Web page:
About - LEGO Mindstorms Junkbots: "The idea behind the LEGO Mindstorms Junkbots is to bring together the motors of the LEGO and use them to power the robot which is otherwise created from junk. The key aims of the project are;
To give children at a KS2 primary school level an insight into what can be achieved through the use of simple programming.
To provide a fun and engaging activity for children to be creative and design their own robots.
To use the robots and programming software to achieve basic movements of the Junkbots.
The original junkbots project combined the idea of using motors and vibrations to move the bots with limited control however the new project uses the idea of programming to add a further element of control and as such the simplicity of the self contained NXT device was decided upon as a branch of this.
Aiming the project at KS1 and KS2 gives the opportunity to introduce basic programming from a young age and demonstrate just one of the interesting possibilities that comes from it."
Raspberry Pi Junkbot - Home: A new website providing more information of the Raspberry Pi Junkbot project (combining Raspberry Pi, Scratch programming and junk). This will be added to as the project develops.
Choice of interface/Controller card The card choosen was the 4Tronix PiRoCon card (http://4tronix.co.uk/store/index.php?rt=product/product&product_id=182). Selected for four reasons - Price is reasonable (in my opinion). - Fits straight onto the Pi through the GPIO - no extra cables needed. - ScratchGPIO has it as an addon so it makes programming it even easier (see http://cymplecy.wordpress.com/2013/10/31/pirocon-from-4tronix/). - Others are using it for robot projects. Use it is quite easy plug the board directly on to the GPIO connector of the Raspberry Pi (4tronix provide some advice in section 15 of http://4tronix.co.uk/blog/?p=22 on mounting the board). The only other changes I needed to make because I wasn't powering the motors through the DC input I had to change the jumper settings next to Vin Connector (see http://4tronix.co.uk/blog/?p=41 for layout) to reflect this. Example Now for the fun bit get the whole thing to draw (see Figure 1 and the video at the end)!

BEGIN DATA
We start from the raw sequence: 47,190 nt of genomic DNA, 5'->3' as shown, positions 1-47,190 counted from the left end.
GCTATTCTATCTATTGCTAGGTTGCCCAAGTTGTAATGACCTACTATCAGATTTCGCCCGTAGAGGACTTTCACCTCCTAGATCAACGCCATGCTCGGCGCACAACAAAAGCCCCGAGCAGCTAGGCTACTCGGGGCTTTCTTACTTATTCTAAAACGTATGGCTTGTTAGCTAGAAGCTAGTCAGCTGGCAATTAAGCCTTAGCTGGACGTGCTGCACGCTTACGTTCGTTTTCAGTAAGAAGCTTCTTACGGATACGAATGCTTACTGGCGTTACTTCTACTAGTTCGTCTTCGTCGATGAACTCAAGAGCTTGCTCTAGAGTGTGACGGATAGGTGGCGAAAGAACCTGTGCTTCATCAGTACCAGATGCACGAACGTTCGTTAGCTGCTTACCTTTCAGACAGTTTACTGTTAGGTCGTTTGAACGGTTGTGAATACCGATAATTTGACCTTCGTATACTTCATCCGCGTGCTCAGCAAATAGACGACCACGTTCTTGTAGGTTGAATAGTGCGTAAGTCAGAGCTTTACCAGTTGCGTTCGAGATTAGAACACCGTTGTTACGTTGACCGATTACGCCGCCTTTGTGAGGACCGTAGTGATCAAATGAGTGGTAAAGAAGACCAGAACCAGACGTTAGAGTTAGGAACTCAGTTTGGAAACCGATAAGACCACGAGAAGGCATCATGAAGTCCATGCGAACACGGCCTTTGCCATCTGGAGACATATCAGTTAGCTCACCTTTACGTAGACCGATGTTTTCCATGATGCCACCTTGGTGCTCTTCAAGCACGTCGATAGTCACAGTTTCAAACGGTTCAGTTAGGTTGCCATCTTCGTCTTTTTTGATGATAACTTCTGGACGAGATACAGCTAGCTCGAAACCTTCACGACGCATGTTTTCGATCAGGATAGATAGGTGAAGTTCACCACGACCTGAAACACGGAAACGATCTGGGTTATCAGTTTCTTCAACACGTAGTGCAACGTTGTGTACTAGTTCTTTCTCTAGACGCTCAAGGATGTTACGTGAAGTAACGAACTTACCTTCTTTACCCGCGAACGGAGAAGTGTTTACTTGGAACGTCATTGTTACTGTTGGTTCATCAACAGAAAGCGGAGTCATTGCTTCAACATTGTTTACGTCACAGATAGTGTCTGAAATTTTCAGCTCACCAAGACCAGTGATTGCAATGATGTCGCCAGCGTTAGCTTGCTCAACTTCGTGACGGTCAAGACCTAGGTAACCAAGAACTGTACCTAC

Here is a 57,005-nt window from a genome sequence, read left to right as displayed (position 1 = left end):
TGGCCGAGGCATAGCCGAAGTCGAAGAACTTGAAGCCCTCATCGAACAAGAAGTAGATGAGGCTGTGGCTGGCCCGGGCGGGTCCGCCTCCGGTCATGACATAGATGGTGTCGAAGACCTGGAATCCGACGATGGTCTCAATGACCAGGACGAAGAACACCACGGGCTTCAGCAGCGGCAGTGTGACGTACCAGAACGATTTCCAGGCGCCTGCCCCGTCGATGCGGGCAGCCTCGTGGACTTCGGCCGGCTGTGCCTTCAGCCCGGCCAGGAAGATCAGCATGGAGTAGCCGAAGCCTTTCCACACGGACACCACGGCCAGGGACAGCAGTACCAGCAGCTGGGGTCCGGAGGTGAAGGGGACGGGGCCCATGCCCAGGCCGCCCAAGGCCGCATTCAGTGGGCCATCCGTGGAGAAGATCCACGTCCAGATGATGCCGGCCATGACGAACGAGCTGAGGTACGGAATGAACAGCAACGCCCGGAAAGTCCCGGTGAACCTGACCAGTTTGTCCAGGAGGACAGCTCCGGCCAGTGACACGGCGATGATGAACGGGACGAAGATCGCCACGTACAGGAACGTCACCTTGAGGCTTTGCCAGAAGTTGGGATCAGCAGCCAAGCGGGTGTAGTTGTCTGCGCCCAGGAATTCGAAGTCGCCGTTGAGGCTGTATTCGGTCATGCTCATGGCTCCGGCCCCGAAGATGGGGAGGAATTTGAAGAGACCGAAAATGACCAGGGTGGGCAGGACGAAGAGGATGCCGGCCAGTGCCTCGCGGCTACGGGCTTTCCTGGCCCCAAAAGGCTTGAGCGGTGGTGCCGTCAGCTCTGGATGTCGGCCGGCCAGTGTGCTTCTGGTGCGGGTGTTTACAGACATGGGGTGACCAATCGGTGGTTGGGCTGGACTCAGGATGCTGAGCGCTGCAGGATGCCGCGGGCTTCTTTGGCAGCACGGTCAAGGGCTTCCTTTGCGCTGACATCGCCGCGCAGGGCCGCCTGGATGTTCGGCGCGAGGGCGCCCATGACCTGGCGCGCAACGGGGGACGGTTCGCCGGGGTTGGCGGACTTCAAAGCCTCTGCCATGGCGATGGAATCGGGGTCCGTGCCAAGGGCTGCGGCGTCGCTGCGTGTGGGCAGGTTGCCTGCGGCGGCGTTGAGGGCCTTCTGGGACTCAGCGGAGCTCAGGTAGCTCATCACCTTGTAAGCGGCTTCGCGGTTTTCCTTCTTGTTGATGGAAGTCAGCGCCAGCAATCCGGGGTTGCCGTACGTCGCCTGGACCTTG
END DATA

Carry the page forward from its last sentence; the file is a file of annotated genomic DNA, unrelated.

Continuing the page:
The junkbot itself is made up of a drinks can, three supports (we used LEGO here but it equally could be straws, sticks), a pen/pencil, and a motor and broken propeller combination to create an unbalanced motor. With the Raspberry Pi off, the the motor's wires are connected to the controller card at the connections for MotorA and the battery is also connected. Turn the Pi on and run ScratchGPIO5plus.
The first task is to make the variables AddOn (which will be used to tell the program we are using the PiRoCon card) and MotorA for the motor (see Figure 3). In Figure 4 the program can be seen, essentially the left and right key spin the junkbot clockwise or anticlockwise by setting the Motor to either +ve or -ve values from 0 to 100. The space bar is used to stop the motor. As it moves because one of the supports is a pen it draws. See the video below to watch it draw a squiggly line - control is still a challenge. The bot was developed by Hayden Tetley and Scott Turner. Hayden's time was paid for through the Nuffield Research Placements Scheme (http://www.nuffieldfoundation.org/nuffield-research-placements).
If you would like to know more about the Junkbots project contact email@example.com. The views and opinions is the authors and should not be taken as representing the views of any organisation the author is associated with.
A development I have being wanting to develop for a while is the combine the Raspberry Pi with a Junkbot to add some control. This the first of postings about these experiments. All the development will be around ScratchGPIO (http://cymplecy.wordpress.com/scratchgpio/) so this posting will look into its use. Why ScratchGPIO? Short answer - simplicity. It is designed to look and work like Scratch (http://scratch.mit.edu/) but allowing access to board that can drive motors. Installing ScratchGPIO? As a suggest use as lastest as possible version of the operating system as you can on your SD card. Initially we had trouble with missing Python files that was resolved when using an updated version of the operating system. In the LXTerminal Type in: sudo wget http://goo.gl/Pthh62 -O isgh5.sh then type in sudo bash isgh5.sh You should get to new icons for ScratchGPIO5 and ScratchGPIO5Plus Now use these instead of the Scratch that came with the operating system.